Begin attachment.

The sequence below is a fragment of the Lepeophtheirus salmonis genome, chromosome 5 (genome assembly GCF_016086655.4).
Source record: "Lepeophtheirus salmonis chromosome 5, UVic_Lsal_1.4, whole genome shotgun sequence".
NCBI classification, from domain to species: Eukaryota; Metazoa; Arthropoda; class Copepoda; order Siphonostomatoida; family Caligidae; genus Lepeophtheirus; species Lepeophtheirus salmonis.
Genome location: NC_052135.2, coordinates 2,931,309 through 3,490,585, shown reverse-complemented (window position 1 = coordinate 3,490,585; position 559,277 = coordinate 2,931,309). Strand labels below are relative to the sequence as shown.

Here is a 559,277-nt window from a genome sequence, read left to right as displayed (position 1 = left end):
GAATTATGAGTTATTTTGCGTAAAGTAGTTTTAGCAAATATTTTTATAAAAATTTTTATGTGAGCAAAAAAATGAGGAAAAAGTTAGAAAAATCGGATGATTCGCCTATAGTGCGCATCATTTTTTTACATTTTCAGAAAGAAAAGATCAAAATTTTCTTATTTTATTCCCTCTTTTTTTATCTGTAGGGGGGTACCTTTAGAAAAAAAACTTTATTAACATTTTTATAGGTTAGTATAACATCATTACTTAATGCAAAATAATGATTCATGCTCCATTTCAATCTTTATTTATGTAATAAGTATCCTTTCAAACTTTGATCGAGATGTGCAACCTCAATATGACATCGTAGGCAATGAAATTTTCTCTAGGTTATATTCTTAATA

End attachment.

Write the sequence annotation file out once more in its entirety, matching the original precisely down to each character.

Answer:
The sequence below is a fragment of the Lepeophtheirus salmonis genome, chromosome 5 (genome assembly GCF_016086655.4).
Source record: "Lepeophtheirus salmonis chromosome 5, UVic_Lsal_1.4, whole genome shotgun sequence".
NCBI classification, from domain to species: Eukaryota; Metazoa; Arthropoda; class Copepoda; order Siphonostomatoida; family Caligidae; genus Lepeophtheirus; species Lepeophtheirus salmonis.
Genome location: NC_052135.2, coordinates 2,931,309 through 3,490,585, shown reverse-complemented (window position 1 = coordinate 3,490,585; position 559,277 = coordinate 2,931,309). Strand labels below are relative to the sequence as shown.

Here is a 559,277-nt window from a genome sequence, read left to right as displayed (position 1 = left end):
GAATTATGAGTTATTTTGCGTAAAGTAGTTTTAGCAAATATTTTTATAAAAATTTTTATGTGAGCAAAAAAATGAGGAAAAAGTTAGAAAAATCGGATGATTCGCCTATAGTGCGCATCATTTTTTTACATTTTCAGAAAGAAAAGATCAAAATTTTCTTATTTTATTCCCTCTTTTTTTATCTGTAGGGGGGTACCTTTAGAAAAAAAACTTTATTAACATTTTTATAGGTTAGTATAACATCATTACTTAATGCAAAATAATGATTCATGCTCCATTTCAATCTTTATTTATGTAATAAGTATCCTTTCAAACTTTGATCGAGATGTGCAACCTCAATATGACATCGTAGGCAATGAAATTTTCTCTAGGTTATATTCTTAATA